NYPD Slow to Record Interrogations
August 14, 2012
Over two years after New York City’s Police Commissioner announced that the department would launch a pilot program to record interrogations in their entirety, only two precincts have actually tested the procedure, reported the Wall Street Journal. The police department limited the program to a precinct each in Brooklyn and the Bronx, but has recently announced that the program will be expanded to include one precinct in each of the five boroughs.
The pilot program is further limited because it records only felony assault interrogations and not interrogations from rape or murder investigations. The NYPD was unable to provide The Wall Street Journal with the total number of fully recorded interrogations or a comparison of conviction rates.
In approximately 25% of the wrongful convictions overturned with DNA evidence, defendants made false confessions, admissions or statements to law enforcement officials. The electronic recording of interrogations, from the reading of Miranda rights onward, is the single best reform available to stem the tide of false confessions. From the Wall Street Journal article:
Currently, 341 of the state’s 509 police agencies are recording suspect interviews in some crimes, typically in at least murder and rape investigations, according to the state Division of Criminal Justice Services. By virtue of its pilot program, the NYPD is included among them.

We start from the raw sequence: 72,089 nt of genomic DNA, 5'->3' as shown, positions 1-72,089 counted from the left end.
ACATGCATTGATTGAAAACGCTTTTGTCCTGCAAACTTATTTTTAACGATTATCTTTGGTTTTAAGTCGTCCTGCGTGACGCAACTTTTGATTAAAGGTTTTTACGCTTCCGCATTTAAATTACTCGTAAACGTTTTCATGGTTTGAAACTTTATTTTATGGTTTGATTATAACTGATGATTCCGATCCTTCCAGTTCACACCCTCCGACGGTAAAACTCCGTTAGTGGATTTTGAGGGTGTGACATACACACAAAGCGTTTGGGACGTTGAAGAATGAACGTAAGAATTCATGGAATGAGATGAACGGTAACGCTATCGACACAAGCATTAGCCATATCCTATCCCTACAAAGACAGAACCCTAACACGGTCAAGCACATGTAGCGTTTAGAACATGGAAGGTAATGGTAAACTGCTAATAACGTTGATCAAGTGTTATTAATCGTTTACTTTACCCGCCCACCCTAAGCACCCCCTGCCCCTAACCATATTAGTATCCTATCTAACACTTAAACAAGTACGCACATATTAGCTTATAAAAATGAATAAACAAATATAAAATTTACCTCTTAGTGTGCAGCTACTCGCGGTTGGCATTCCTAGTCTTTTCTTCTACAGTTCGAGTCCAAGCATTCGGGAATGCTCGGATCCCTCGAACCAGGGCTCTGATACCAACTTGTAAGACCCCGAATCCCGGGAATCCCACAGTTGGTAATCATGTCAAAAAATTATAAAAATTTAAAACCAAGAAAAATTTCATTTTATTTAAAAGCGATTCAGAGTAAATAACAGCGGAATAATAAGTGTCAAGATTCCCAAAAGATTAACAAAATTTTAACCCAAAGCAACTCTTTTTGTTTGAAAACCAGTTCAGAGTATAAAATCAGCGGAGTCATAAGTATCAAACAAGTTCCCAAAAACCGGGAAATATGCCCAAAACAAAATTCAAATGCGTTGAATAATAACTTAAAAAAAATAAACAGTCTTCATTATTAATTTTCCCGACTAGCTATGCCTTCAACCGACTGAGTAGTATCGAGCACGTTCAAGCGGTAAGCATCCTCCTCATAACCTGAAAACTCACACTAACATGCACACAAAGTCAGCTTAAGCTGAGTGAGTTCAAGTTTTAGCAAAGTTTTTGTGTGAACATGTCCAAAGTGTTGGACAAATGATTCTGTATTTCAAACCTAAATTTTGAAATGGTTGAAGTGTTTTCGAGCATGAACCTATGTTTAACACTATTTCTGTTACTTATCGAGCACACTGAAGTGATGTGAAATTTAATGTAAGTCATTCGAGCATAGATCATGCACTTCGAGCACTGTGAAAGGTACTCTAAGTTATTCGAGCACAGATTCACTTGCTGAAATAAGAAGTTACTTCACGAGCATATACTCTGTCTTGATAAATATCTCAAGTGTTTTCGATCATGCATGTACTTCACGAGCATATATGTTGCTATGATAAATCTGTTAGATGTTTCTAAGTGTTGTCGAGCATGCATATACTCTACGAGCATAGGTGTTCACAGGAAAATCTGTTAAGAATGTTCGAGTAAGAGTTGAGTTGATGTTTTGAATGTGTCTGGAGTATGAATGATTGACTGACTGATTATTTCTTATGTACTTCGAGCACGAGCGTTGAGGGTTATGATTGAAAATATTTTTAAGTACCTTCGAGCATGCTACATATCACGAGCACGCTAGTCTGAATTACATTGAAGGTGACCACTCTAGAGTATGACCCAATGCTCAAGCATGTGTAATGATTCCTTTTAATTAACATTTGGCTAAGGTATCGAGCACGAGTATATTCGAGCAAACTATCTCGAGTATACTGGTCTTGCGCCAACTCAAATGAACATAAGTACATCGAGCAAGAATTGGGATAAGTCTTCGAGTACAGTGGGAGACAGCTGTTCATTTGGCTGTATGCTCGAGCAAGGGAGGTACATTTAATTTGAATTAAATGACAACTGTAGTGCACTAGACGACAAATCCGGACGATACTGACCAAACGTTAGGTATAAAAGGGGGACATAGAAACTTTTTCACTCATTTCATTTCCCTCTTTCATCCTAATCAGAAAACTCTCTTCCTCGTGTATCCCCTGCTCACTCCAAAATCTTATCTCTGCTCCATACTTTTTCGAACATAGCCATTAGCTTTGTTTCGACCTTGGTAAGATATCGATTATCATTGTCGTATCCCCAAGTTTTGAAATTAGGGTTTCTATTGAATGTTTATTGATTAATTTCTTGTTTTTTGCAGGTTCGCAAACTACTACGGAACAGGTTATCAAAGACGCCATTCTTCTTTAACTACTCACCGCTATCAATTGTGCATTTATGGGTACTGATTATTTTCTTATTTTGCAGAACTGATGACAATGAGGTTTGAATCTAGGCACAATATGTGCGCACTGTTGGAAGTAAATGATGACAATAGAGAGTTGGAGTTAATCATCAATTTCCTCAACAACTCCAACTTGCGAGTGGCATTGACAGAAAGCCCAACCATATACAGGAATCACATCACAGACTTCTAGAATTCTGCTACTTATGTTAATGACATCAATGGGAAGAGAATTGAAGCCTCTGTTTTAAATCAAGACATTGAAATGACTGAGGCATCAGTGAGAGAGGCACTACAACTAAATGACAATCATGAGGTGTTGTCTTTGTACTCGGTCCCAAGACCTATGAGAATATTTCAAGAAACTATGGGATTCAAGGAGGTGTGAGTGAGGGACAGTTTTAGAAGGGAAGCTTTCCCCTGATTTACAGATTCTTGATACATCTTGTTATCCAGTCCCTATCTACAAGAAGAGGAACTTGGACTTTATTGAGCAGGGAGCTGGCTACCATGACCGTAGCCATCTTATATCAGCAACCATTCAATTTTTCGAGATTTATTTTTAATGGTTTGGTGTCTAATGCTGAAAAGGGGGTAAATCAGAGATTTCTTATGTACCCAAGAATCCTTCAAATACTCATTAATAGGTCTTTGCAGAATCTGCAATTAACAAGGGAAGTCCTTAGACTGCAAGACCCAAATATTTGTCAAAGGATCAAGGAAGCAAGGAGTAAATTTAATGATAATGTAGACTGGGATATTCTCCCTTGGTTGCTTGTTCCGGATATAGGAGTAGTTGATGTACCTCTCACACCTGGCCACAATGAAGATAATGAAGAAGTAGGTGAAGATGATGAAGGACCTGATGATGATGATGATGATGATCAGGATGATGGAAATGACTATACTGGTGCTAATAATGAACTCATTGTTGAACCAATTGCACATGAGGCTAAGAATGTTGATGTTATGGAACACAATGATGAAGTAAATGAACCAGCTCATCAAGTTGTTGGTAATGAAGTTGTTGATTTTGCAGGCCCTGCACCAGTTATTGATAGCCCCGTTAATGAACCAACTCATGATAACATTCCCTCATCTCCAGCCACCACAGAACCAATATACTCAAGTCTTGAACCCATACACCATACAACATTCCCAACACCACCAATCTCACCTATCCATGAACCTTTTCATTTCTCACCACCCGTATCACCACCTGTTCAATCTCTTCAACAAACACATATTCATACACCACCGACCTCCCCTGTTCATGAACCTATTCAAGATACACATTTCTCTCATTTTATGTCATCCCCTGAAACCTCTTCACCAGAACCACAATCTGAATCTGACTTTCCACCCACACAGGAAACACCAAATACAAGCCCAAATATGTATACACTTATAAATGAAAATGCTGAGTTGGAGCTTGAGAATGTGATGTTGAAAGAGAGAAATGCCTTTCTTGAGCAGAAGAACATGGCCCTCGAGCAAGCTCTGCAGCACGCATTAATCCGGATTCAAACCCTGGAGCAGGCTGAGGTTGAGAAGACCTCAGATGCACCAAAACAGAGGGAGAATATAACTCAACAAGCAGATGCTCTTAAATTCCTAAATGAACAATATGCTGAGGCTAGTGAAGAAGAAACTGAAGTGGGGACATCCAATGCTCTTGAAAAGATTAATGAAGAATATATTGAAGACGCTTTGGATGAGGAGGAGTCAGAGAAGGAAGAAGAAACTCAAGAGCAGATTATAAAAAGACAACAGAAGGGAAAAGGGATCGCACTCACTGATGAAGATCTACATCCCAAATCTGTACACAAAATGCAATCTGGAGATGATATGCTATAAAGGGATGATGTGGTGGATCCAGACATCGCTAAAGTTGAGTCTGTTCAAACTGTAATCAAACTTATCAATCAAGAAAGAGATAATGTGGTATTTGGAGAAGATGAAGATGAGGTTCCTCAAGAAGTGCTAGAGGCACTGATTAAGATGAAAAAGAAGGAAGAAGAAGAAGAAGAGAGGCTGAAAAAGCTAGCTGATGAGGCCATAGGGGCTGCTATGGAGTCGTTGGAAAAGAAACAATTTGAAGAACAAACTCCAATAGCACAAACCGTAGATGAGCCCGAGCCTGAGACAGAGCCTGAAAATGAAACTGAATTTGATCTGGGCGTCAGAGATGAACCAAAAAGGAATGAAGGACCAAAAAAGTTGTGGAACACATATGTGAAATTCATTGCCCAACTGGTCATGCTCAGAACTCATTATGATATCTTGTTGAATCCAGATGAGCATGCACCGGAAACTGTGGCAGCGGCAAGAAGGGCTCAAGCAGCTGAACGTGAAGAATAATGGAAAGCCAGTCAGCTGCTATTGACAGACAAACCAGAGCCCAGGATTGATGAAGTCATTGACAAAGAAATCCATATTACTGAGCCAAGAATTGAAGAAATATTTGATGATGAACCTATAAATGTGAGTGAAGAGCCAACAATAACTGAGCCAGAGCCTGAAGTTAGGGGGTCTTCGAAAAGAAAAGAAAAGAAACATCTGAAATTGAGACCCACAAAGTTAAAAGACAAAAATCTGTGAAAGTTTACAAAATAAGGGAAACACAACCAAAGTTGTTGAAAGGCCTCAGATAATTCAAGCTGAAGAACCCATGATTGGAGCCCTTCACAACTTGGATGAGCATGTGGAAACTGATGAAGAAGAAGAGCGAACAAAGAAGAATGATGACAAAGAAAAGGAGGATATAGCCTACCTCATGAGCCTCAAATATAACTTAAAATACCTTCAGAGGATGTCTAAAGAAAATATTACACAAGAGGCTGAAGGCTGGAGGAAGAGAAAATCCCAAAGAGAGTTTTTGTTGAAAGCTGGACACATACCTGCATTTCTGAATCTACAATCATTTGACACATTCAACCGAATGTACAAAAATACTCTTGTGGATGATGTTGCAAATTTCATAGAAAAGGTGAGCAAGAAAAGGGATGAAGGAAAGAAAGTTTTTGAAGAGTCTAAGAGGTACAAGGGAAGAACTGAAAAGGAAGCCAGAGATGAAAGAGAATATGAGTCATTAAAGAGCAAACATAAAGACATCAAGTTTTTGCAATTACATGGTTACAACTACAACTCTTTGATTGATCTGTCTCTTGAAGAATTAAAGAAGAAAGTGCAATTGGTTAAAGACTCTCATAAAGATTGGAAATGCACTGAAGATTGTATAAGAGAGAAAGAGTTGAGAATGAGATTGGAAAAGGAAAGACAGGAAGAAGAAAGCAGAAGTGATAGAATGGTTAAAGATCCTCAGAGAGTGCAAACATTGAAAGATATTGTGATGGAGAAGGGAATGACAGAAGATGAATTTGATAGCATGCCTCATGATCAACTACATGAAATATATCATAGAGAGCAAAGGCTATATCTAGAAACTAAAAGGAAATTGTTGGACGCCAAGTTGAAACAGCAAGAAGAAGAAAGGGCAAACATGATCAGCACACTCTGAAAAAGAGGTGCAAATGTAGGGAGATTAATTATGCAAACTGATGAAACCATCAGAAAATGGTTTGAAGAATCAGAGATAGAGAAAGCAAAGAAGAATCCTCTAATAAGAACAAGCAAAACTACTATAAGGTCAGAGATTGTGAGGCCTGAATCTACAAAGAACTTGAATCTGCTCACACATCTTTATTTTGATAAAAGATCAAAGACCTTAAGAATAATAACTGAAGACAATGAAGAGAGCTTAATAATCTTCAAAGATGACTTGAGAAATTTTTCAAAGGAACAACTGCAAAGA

Nationwide, 18 states and Washington, D.C., mandate the complete recording of interrogations for some crimes, said Rebecca Brown, director of state policy reform for the Innocence Project. A bill requiring either audio or video taping of interrogations in New York has passed the state Assembly but not the Senate.
Although other police departments across the country have embraced the policy of recording interrogations, a spokesman for the NYPD cited the financial and logistical challenge to record an array of interrogations in precincts across Manhattan, and the president of the NYPD’s Detective Endowment Association is wary of juries viewing gritty police interrogations.
Ultimately, the mandated electronic recording of the entire interrogation process protects the innocent, ensures the admissibility of legitimate confessions, and helps law enforcement defend against allegations of coercion.